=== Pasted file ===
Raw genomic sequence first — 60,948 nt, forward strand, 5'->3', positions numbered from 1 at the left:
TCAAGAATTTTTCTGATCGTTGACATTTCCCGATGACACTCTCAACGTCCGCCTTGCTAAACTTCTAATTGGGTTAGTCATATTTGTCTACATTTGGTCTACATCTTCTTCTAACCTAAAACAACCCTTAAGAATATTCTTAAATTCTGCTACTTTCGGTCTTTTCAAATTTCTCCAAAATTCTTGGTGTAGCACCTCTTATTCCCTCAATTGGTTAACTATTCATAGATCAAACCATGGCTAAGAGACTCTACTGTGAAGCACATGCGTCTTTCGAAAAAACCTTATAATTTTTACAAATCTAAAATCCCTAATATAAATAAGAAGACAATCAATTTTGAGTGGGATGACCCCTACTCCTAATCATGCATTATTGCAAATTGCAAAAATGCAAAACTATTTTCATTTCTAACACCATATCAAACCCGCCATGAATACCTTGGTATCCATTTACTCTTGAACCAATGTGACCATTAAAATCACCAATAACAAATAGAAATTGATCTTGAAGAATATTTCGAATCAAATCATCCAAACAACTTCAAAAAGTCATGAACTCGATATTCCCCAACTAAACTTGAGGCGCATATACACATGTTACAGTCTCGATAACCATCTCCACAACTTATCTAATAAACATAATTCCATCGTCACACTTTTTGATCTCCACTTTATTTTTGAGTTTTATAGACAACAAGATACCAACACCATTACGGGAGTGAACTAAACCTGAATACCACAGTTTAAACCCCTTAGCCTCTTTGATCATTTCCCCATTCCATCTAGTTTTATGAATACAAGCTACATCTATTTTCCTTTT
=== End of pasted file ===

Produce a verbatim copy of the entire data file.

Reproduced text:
Raw genomic sequence first — 60,948 nt, forward strand, 5'->3', positions numbered from 1 at the left:
TCAAGAATTTTTCTGATCGTTGACATTTCCCGATGACACTCTCAACGTCCGCCTTGCTAAACTTCTAATTGGGTTAGTCATATTTGTCTACATTTGGTCTACATCTTCTTCTAACCTAAAACAACCCTTAAGAATATTCTTAAATTCTGCTACTTTCGGTCTTTTCAAATTTCTCCAAAATTCTTGGTGTAGCACCTCTTATTCCCTCAATTGGTTAACTATTCATAGATCAAACCATGGCTAAGAGACTCTACTGTGAAGCACATGCGTCTTTCGAAAAAACCTTATAATTTTTACAAATCTAAAATCCCTAATATAAATAAGAAGACAATCAATTTTGAGTGGGATGACCCCTACTCCTAATCATGCATTATTGCAAATTGCAAAAATGCAAAACTATTTTCATTTCTAACACCATATCAAACCCGCCATGAATACCTTGGTATCCATTTACTCTTGAACCAATGTGACCATTAAAATCACCAATAACAAATAGAAATTGATCTTGAAGAATATTTCGAATCAAATCATCCAAACAACTTCAAAAAGTCATGAACTCGATATTCCCCAACTAAACTTGAGGCGCATATACACATGTTACAGTCTCGATAACCATCTCCACAACTTATCTAATAAACATAATTCCATCGTCACACTTTTTGATCTCCACTTTATTTTTGAGTTTTATAGACAACAAGATACCAACACCATTACGGGAGTGAACTAAACCTGAATACCACAGTTTAAACCCCTTAGCCTCTTTGATCATTTCCCCATTCCATCTAGTTTTATGAATACAAGCTACATCTATTTTCCTTTT